Sunday was the only forecast cool day in a fortnight of over-30 degree temperatures, so it was a good day to plant some recent acquisitions.

We had around 1 mm of rain in January. Under the mulch and grass, the soil in the back garden is just dry dust. Water beads and rolls off it. *sigh*

Heliotrope baby blue - Heliotropium arborescens

Heliotrope ‘baby blue’ (Heliotropium arborescens) by Haar’s Nursery.

Two heliotrope ‘Baby Blue’  plants (Heliotropium arborescens) went into the bed under the front bedroom windows. Quite a few other species have met their makers here, so I’m only cautiously hopeful about these. They’re in flower at the moment, lovely blue flowers, fading to lilac, above dark purple-tinted foliage.

Out in the back yard my gorgeous Scarlet Blaze wattle died in last summer’s heatwaves, so I’ve now filled the resulting gap with several other natives.

The Grevillea ‘Peaches and Cream’ is a relatively new variety, the result of an accidental cross-breeding in a Brisbane garden. It’s now available commercially.

Grevillea Peaches and Cream at the Cranbourne botanic gardens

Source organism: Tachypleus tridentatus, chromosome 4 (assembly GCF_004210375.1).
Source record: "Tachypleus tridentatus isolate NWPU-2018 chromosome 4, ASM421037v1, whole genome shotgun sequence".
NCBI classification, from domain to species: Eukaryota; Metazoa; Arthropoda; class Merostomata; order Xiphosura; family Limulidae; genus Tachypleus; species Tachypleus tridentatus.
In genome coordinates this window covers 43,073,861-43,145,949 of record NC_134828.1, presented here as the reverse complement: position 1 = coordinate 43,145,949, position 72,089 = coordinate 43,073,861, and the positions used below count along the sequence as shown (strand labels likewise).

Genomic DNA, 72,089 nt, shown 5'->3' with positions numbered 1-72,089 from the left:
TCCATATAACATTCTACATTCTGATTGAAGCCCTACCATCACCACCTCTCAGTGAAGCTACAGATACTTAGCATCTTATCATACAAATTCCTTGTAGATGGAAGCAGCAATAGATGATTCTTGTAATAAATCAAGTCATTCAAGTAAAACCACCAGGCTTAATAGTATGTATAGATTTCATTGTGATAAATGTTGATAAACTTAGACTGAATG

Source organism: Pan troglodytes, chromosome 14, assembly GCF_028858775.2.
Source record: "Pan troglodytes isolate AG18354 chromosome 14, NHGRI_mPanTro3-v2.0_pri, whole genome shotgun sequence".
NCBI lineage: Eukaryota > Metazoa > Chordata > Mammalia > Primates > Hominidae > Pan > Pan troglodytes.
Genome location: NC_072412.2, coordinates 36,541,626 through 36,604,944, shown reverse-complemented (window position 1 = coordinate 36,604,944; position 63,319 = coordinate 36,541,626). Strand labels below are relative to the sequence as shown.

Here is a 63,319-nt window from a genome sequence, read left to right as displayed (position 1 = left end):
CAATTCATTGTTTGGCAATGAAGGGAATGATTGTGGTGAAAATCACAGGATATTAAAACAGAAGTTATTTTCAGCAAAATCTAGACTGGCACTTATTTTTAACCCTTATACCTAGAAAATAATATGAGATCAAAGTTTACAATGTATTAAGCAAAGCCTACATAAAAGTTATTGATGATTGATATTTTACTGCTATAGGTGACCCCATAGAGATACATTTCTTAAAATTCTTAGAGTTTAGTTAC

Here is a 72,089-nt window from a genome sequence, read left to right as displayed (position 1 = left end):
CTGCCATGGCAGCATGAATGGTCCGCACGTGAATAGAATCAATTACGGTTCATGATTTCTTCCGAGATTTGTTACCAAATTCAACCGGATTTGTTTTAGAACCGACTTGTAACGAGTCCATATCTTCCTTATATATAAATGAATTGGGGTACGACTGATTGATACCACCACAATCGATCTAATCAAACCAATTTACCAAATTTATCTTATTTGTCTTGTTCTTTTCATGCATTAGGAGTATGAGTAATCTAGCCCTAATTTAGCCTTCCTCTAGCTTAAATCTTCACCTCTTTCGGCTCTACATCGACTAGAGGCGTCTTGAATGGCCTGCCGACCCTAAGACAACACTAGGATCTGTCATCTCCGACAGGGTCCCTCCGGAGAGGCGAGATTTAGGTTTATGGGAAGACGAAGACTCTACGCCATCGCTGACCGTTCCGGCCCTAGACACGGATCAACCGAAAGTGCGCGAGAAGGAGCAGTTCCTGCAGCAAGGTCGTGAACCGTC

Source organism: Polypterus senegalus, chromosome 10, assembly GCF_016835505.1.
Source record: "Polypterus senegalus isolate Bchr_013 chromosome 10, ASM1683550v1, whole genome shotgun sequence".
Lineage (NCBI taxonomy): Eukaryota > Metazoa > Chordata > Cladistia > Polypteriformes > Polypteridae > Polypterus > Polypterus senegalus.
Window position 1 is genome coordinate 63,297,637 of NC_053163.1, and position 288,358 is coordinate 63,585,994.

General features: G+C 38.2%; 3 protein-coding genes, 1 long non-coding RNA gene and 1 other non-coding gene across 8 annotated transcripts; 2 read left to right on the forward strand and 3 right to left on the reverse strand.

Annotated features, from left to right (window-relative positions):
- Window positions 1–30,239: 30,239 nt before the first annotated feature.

Grevillea Peaches and Cream at the Cranbourne botanic gardens. Photo by me.

Nearby is Grevillea ‘Rosemary’s Choice’ (Grevillea rosmarinifolia), also called rosemary-leafed grevillea because — you guessed it — its foliage looks more like a rosemary bush than like a standard spiky-leaved grevillea. This variety was developed from Grevillea winpara hybrids and grows to about 2 m in height. It produces pink, yellow and mauve flowers.

Since childhood I’ve loved the waratah, the State flower of New South Wales. Now I have two, planted amongst the new grevilleas where I hope they’ll thrive. The Telopea ‘Bridal Gown’ (Telopea speciosissima x oreades) is a white form and of course the second is red.